Saturday, December 19, 2009

Maggie Anton

Maggie Anton was born Margaret Antonofsky in Los Angeles, California. Raised in a secular, socialist household, she reached adulthood with little knowledge of her Jewish religion. All that changed when David Parkhurst, who was to become her husband, entered her life, and they both discovered Judaism as adults. In the early 1990's, Anton began studying Talmud in a class for women taught by Rachel Adler, now a professor at Hebrew Union College in Los Angeles. She became intrigued with the idea that Rashi, one of the greatest Jewish scholars ever, had no sons, only three daughters. Slowly but surely, she began to research the family and the time in which they lived. Legend has it that Rashi's daughters were learned in a time when women were traditionally forbidden to study the sacred texts. These forgotten women seemed ripe for rediscovery, and the idea of a book about them was born.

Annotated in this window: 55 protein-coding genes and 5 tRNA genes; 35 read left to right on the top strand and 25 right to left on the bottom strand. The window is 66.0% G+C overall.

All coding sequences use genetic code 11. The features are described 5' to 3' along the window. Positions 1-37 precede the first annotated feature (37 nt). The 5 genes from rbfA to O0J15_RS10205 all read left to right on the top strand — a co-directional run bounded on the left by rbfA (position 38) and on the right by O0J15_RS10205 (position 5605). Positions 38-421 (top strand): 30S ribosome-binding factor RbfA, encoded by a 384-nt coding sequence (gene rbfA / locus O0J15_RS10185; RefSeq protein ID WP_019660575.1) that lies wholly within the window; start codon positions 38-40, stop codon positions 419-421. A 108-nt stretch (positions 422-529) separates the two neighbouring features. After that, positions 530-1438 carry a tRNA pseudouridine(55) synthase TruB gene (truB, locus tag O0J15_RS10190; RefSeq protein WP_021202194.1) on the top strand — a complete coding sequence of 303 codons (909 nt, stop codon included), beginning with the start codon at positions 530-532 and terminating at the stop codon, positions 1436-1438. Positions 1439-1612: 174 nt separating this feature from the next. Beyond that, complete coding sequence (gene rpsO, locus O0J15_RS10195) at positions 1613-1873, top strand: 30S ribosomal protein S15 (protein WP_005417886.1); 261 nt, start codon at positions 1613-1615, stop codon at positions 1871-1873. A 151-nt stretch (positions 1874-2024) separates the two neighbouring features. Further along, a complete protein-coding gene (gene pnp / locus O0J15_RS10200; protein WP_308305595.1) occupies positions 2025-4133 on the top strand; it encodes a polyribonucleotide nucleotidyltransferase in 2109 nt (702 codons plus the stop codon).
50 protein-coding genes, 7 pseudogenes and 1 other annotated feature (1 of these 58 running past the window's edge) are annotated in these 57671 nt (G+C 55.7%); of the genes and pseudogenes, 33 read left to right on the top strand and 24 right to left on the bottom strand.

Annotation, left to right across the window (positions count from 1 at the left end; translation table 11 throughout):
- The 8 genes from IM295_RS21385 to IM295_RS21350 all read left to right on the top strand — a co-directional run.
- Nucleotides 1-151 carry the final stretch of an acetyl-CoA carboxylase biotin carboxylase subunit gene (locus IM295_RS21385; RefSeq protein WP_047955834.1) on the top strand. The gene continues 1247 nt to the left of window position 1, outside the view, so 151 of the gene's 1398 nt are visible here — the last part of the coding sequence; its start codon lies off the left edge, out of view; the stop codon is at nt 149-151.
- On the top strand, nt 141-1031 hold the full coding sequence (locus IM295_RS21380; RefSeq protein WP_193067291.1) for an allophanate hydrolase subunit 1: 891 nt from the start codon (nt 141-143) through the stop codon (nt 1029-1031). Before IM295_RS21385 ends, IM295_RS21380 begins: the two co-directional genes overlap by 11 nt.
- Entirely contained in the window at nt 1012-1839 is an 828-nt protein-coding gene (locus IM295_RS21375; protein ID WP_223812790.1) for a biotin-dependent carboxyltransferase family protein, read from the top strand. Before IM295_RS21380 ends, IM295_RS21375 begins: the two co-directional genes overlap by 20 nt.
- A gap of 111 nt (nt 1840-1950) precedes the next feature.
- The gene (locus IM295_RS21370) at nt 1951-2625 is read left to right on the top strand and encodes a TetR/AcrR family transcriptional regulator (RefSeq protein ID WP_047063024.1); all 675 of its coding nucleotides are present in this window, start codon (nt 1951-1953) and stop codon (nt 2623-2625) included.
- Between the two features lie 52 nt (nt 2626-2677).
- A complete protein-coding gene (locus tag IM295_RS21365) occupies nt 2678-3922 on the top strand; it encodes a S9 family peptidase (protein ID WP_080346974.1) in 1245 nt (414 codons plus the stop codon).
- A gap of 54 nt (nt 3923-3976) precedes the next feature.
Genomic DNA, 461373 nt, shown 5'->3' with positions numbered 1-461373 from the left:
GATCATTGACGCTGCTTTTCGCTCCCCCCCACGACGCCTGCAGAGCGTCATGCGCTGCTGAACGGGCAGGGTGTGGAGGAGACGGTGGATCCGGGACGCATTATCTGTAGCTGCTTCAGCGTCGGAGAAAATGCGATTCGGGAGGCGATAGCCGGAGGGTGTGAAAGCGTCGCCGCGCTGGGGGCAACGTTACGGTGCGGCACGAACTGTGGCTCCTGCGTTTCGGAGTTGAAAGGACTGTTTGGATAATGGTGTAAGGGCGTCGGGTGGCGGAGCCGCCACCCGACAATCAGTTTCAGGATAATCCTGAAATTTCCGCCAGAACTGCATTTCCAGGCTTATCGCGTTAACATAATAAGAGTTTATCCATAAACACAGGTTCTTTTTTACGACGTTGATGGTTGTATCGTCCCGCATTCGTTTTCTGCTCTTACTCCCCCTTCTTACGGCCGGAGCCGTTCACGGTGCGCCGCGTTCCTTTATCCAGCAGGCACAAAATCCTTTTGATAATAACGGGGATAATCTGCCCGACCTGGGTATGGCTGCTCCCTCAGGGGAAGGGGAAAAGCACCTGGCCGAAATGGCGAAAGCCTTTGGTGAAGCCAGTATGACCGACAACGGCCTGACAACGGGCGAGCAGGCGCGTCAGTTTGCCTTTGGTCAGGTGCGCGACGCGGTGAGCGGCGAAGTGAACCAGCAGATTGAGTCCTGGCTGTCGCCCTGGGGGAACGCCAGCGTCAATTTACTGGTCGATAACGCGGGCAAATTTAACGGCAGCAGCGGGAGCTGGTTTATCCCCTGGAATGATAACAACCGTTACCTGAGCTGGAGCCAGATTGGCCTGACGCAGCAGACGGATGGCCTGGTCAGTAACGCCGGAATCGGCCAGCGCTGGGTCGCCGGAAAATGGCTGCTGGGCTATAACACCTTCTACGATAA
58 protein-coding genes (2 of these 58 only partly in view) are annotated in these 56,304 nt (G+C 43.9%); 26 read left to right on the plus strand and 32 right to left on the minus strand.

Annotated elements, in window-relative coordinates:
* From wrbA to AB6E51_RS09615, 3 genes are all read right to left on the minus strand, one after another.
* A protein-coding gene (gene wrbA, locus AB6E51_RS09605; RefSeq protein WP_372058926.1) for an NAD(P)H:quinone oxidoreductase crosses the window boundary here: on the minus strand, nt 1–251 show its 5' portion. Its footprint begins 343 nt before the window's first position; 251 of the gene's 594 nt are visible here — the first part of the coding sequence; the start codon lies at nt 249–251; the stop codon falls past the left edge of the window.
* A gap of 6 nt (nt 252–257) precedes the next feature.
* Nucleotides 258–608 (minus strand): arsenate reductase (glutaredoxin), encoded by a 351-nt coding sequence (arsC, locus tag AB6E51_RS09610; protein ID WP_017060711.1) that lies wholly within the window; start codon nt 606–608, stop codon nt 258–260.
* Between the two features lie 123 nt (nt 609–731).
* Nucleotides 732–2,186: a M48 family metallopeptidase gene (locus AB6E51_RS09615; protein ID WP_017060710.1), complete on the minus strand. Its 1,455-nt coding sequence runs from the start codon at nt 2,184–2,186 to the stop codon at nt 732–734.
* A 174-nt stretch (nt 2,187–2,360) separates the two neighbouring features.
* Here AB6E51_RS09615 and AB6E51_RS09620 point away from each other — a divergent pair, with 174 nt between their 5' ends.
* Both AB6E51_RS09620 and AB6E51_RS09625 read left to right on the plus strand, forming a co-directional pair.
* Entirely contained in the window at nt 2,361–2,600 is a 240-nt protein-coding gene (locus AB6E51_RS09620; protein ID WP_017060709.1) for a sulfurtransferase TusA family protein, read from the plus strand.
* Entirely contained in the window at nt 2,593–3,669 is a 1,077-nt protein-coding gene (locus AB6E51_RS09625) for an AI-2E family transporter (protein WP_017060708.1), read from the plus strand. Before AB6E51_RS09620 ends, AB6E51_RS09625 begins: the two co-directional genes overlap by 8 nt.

The Rashi's Daughters trilogy is comprised of Book I: Joheved, Book II: Miriam, and Book III: Rachel. Anton is also the author of the YA novel, Rashi's Daughter, Secret Scholar.

Recently, I asked Anton what she was reading. Her reply:
I'm currently reading Julian by Gore Vidal, who is probably one of this country's best writers of historical fiction. I'm actually reading it as research for my next book, which takes place in Babylonia at about the time. But I can hardly put Julian down and I feel guilty for enjoying this book so much when I'm reading it for work. I envy Gore Vidal's ability to bring his character's personality to life so vividly and to perfectly capture the deadly political intrigues of 4th-century Rome. I know it was written almost 50 years ago, but Julian is still a great read.
Visit Maggie Anton's website and blog.

--Marshal Zeringue